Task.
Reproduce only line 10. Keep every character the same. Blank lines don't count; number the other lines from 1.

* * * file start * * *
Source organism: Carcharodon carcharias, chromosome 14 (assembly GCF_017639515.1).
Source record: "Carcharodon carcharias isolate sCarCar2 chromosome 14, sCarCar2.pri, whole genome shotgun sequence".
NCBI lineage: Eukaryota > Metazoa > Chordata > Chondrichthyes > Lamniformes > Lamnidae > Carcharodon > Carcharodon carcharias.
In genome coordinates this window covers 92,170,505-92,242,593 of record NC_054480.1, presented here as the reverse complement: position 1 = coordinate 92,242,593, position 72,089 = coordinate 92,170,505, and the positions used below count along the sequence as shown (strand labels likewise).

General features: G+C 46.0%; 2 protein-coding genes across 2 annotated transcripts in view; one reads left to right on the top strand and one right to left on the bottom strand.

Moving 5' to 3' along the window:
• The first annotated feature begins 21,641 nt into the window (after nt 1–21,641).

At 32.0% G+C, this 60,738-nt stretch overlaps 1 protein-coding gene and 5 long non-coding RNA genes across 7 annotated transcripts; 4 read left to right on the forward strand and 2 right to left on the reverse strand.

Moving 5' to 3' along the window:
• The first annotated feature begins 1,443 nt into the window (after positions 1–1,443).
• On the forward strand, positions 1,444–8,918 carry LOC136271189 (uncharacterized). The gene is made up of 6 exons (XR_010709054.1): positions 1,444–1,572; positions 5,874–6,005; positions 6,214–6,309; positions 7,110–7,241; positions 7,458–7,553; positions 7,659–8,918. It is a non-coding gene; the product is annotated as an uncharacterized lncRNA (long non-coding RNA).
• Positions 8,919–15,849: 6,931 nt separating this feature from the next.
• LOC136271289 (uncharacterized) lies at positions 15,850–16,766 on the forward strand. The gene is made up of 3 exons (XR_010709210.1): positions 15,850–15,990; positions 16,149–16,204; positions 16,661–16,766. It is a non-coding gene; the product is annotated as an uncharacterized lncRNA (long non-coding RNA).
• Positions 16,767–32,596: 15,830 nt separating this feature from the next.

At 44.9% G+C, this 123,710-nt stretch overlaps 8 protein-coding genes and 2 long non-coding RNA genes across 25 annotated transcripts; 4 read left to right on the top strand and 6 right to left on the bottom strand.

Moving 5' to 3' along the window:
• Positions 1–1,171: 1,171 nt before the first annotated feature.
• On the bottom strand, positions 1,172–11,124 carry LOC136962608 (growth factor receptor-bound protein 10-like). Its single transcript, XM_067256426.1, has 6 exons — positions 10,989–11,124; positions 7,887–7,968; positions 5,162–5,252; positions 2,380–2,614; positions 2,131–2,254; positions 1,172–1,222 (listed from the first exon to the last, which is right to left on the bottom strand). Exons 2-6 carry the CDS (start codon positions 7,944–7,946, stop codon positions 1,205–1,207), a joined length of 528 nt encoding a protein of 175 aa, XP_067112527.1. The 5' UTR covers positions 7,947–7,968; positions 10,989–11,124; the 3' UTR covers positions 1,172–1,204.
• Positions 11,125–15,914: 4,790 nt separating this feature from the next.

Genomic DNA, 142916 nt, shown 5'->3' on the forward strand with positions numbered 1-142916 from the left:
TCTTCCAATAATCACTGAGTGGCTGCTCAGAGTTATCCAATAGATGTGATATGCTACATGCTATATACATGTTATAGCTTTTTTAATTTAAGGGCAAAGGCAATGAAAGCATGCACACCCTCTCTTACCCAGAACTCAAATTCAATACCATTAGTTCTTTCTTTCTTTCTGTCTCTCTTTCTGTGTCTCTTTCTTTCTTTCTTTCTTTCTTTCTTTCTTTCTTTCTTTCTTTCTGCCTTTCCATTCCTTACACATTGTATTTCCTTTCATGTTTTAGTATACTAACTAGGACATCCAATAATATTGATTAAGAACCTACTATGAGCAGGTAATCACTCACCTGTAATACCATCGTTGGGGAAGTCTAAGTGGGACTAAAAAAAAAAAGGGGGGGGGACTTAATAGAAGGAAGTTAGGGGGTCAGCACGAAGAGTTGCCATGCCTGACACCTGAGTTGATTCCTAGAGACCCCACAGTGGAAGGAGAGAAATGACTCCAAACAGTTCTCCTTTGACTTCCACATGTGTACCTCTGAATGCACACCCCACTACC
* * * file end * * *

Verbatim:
• The first annotated feature begins 1,443 nt into the window (after positions 1–1,443).